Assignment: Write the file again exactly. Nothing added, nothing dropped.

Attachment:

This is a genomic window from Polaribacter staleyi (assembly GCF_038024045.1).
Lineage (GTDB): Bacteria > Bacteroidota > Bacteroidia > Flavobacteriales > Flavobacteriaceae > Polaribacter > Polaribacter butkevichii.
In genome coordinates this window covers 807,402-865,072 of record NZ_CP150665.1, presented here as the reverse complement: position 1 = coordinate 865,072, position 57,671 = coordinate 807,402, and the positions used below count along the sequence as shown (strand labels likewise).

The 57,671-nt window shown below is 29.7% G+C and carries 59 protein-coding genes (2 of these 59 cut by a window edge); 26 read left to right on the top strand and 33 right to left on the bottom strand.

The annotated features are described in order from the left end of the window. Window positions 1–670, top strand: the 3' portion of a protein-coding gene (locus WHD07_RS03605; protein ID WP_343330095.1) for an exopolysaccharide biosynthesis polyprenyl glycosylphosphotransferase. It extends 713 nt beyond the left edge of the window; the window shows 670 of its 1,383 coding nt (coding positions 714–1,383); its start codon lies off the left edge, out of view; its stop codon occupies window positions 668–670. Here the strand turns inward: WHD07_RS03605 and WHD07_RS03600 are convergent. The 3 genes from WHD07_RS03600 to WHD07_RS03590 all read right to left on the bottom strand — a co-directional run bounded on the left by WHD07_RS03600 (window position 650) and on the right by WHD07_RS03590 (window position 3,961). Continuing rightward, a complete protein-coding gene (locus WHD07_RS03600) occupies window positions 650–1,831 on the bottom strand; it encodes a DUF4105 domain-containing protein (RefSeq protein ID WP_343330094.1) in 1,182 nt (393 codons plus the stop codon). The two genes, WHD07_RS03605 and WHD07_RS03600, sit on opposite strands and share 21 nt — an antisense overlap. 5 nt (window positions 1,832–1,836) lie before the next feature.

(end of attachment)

This is a genomic window from Polaribacter staleyi (assembly GCF_038024045.1).
Lineage (GTDB): Bacteria > Bacteroidota > Bacteroidia > Flavobacteriales > Flavobacteriaceae > Polaribacter > Polaribacter butkevichii.
In genome coordinates this window covers 807,402-865,072 of record NZ_CP150665.1, presented here as the reverse complement: position 1 = coordinate 865,072, position 57,671 = coordinate 807,402, and the positions used below count along the sequence as shown (strand labels likewise).

The 57,671-nt window shown below is 29.7% G+C and carries 59 protein-coding genes (2 of these 59 cut by a window edge); 26 read left to right on the top strand and 33 right to left on the bottom strand.

The annotated features are described in order from the left end of the window. Window positions 1–670, top strand: the 3' portion of a protein-coding gene (locus WHD07_RS03605; protein ID WP_343330095.1) for an exopolysaccharide biosynthesis polyprenyl glycosylphosphotransferase. It extends 713 nt beyond the left edge of the window; the window shows 670 of its 1,383 coding nt (coding positions 714–1,383); its start codon lies off the left edge, out of view; its stop codon occupies window positions 668–670. Here the strand turns inward: WHD07_RS03605 and WHD07_RS03600 are convergent. The 3 genes from WHD07_RS03600 to WHD07_RS03590 all read right to left on the bottom strand — a co-directional run bounded on the left by WHD07_RS03600 (window position 650) and on the right by WHD07_RS03590 (window position 3,961). Continuing rightward, a complete protein-coding gene (locus WHD07_RS03600) occupies window positions 650–1,831 on the bottom strand; it encodes a DUF4105 domain-containing protein (RefSeq protein ID WP_343330094.1) in 1,182 nt (393 codons plus the stop codon). The two genes, WHD07_RS03605 and WHD07_RS03600, sit on opposite strands and share 21 nt — an antisense overlap. 5 nt (window positions 1,832–1,836) lie before the next feature.